377. With these words, the chapter would naturally come to an end. But there now follows a long appendix in the shape of an extract from an earlier book on War, now lost, but apparently extant at the time when Sun Tzǔ wrote. The style of this fragment is not noticeably different from that of Sun Tzǔ himself, but no commentator raises a doubt as to its genuineness.

  378. It is perhaps significant that none of the earlier commentators give us any information about this work. Mei Yao-Chʽên calls it 軍之舊典 “an ancient military classic,” and Wang Hsi, 古軍書 “an old book on war.” Considering the enormous amount of fighting that had gone on for centuries before Sun Tzǔ’s time between the various kingdoms and principalities of China, it is not in itself improbable that a collection of military maxims should have been made and written down at some earlier period.

  379. Implied, though not actually in the Chinese.

  380. I have retained the words 金鼓 of the original text, which recur in the next paragraph, in preference to the other reading 鼓鐸 “drums and bells,” which is found in the Tʽung Tien, Pei Tʽang Shu Chʽao and Yü Lan. is a bell with a clapper. See Lun Yü III 24, Chou Li XXIX 15, 29 of course would include both gongs and bells of every kind. The Tʽu Shu inserts a after each .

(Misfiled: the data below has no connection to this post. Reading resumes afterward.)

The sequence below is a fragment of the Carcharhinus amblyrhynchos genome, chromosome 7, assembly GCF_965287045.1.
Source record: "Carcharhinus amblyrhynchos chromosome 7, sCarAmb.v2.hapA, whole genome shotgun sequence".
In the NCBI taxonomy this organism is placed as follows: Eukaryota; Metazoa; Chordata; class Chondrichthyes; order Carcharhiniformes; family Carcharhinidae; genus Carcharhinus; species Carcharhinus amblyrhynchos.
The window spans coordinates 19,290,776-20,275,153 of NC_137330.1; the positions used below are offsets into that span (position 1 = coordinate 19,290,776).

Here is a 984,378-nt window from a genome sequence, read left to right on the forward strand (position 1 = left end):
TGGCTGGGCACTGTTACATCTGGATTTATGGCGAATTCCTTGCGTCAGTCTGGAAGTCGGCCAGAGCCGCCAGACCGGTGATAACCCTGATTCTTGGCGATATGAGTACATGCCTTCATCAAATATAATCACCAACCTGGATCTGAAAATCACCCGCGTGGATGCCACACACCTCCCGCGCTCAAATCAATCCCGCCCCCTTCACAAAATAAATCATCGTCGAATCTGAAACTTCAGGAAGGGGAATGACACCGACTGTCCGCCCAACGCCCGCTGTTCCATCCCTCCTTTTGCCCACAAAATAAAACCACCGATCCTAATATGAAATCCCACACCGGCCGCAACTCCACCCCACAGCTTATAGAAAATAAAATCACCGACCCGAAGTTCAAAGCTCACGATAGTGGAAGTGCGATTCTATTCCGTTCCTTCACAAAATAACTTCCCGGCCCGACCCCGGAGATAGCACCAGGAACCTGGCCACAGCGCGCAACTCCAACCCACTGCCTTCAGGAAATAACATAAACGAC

381. The original text, followed by the Tʽu Shu, has for here and in the next two paragraphs. But, as we have seen, is generally used in Sun Tzǔ for the enemy.

  382. Note the use of as a verb. Chang Yü says: 視聽均齊則雖百萬之衆進退如一矣 “If sight and hearing converge simultaneously on the same object, the evolutions of as many as a million soldiers will be like those of a single man”!

  383. Chang Yü quotes a saying: 令不進而進與令不退而退厥罪惟均 “Equally guilty are those who advance against orders and those who retreat against orders.” Tu Mu tells a story in this connection of 吳起 Wu Chʽi, when he was fighting against the Chʽin State. Before the battle had begun, one of his soldiers, a man of matchless daring, sallied forth by himself, captured two heads from the enemy, and returned to camp. Wu Chʽi had the man instantly executed, whereupon an officer ventured to remonstrate, saying: “This man was a good soldier, and ought not to have been beheaded.” Wu Chʽi replied: “I fully believe he was a good soldier, but I had him beheaded because he acted without orders.”

  384. The Tʽung Tien has the bad variant 便 for . With regard to the latter word, I believe I have hit off the right meaning, the whole phrase being slightly elliptical for “influencing the movements of the army through their senses of sight and hearing.” Li Chʽüan, Tu Mu and Chia Lin certainly seem to understand it thus. The other commentators, however, take (or ) as the enemy, and as equivalent to 變惑 or 變亂 “to perplex” or “confound.” This does not agree so well with what has gone before, though on the other hand it renders the transition to the next paragraph less abrupt. The whole question, I think, hinges on the alternative readings and . The latter would almost certainly denote the enemy. Chʽên Hao alludes to 李光弼 Li Kuang-pi’s night ride to 河陽 Ho-yang at the head of 500 mounted men; they made such an imposing display with torches, that though the rebel leader 史思明 Shih Ssǔ-ming had a large army, he did not dare to dispute their passage. (Chʽên Hao gives the date as 天寶末 AD 756; but according to the 新唐書 New Tʽang History, 列傳 61, it must have been later than this, probably 760.)